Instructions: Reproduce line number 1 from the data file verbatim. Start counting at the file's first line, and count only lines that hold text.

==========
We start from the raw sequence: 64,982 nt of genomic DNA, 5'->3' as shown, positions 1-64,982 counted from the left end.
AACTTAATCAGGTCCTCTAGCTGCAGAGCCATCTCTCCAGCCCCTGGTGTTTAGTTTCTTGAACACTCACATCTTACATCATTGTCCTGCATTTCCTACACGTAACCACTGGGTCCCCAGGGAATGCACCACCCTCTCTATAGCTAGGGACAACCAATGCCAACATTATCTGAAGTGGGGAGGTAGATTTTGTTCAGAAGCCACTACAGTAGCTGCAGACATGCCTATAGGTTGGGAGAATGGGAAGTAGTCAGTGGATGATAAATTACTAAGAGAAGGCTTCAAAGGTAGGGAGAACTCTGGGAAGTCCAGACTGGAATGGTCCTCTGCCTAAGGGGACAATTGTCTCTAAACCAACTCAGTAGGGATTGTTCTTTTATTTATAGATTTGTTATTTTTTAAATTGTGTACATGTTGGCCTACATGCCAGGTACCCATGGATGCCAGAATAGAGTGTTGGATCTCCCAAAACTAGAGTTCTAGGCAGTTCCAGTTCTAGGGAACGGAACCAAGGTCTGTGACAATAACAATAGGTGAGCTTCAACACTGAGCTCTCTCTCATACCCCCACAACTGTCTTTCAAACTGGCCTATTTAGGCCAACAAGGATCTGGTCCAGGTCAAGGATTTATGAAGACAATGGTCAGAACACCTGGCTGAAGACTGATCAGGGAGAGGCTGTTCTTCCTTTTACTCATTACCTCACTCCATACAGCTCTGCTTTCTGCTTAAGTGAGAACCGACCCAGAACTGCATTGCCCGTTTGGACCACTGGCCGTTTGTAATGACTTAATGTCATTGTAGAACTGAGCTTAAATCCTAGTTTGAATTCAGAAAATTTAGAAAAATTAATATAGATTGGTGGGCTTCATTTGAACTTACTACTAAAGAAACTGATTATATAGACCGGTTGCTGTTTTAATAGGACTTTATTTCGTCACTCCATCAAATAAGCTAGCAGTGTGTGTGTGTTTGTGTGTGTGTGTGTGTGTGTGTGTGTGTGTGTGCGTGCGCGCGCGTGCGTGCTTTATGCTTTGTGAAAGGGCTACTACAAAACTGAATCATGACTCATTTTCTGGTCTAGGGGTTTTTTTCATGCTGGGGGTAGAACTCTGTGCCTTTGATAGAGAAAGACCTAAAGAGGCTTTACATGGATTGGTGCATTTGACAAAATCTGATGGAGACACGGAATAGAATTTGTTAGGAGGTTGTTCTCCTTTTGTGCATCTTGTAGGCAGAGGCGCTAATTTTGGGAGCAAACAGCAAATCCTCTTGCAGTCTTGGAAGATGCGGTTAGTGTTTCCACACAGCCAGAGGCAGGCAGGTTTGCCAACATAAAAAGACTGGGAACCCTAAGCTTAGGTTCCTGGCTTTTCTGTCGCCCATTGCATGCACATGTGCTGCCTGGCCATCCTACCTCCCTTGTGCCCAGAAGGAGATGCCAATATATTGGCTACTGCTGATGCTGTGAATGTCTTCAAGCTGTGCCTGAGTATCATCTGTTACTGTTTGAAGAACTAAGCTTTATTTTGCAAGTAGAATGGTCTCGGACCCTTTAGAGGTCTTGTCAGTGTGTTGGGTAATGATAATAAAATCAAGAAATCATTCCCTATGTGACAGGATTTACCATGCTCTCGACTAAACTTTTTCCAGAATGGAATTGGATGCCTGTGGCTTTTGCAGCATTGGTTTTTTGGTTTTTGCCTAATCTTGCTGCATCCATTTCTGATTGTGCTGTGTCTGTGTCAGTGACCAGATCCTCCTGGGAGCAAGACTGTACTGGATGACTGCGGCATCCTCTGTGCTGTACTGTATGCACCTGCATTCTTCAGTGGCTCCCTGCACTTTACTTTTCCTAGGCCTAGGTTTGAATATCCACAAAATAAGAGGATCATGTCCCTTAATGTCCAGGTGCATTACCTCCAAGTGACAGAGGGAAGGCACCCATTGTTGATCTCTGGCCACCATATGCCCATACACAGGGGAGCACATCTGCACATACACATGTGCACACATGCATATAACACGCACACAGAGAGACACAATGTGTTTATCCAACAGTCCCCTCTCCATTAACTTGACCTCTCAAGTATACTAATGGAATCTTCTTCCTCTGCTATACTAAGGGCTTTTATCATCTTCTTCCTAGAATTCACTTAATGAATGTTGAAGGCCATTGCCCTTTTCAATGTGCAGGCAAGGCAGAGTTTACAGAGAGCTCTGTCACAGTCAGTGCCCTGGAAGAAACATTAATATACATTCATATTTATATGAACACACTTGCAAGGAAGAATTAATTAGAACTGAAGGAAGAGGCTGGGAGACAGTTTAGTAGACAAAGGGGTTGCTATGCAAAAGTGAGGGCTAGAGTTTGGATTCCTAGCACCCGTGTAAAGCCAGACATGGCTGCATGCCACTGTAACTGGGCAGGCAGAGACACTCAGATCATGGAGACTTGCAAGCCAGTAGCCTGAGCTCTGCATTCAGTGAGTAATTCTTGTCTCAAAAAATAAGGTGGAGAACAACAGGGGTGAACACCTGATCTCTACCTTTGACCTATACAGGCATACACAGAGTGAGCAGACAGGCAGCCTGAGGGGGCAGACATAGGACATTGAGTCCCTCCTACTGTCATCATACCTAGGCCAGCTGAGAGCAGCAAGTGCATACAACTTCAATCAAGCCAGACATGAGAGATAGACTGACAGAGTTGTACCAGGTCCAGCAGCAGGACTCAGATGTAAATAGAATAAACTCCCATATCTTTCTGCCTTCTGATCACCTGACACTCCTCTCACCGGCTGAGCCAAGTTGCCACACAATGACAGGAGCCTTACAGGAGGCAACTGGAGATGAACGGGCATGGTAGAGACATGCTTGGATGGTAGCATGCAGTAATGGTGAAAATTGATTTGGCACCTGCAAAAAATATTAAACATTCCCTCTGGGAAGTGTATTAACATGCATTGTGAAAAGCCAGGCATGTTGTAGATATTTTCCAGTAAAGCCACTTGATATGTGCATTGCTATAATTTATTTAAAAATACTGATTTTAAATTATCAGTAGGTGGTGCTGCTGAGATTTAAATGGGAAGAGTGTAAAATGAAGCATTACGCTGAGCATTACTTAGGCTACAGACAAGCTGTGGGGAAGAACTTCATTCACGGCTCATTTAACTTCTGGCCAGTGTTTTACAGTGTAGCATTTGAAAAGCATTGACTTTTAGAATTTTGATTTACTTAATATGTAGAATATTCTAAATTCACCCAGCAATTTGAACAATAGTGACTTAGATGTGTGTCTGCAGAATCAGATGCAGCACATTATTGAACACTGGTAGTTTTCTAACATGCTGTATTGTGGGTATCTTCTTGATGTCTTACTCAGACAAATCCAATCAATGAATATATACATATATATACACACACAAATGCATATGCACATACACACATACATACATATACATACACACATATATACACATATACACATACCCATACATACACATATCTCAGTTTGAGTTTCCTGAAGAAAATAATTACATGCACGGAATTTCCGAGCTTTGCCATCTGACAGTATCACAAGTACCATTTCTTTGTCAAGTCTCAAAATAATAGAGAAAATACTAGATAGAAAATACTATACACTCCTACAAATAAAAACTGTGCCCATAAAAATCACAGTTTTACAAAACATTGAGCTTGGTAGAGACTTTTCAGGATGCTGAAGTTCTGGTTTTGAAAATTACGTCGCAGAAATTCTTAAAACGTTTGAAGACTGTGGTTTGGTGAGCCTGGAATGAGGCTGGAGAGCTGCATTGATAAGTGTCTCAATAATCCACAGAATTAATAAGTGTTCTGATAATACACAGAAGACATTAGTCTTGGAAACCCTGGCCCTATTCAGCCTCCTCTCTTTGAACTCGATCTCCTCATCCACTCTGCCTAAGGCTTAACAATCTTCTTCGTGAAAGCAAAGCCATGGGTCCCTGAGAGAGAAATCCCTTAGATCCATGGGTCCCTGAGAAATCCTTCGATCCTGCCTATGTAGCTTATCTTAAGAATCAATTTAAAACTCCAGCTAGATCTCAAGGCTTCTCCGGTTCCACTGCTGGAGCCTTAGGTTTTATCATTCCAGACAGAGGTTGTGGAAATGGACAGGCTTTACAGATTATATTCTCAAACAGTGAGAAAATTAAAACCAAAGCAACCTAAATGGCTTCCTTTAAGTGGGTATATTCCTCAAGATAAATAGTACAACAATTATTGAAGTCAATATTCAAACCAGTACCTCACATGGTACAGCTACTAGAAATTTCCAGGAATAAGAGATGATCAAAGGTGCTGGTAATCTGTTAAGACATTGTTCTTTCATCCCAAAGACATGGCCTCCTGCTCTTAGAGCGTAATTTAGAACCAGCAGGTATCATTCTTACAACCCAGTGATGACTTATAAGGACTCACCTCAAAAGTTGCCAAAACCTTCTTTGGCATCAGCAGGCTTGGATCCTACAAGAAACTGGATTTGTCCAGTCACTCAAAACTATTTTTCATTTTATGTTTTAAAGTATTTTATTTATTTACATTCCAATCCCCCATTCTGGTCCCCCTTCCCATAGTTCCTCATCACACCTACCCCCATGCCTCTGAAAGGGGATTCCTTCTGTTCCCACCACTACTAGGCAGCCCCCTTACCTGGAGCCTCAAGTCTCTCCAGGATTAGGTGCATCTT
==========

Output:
We start from the raw sequence: 64,982 nt of genomic DNA, 5'->3' as shown, positions 1-64,982 counted from the left end.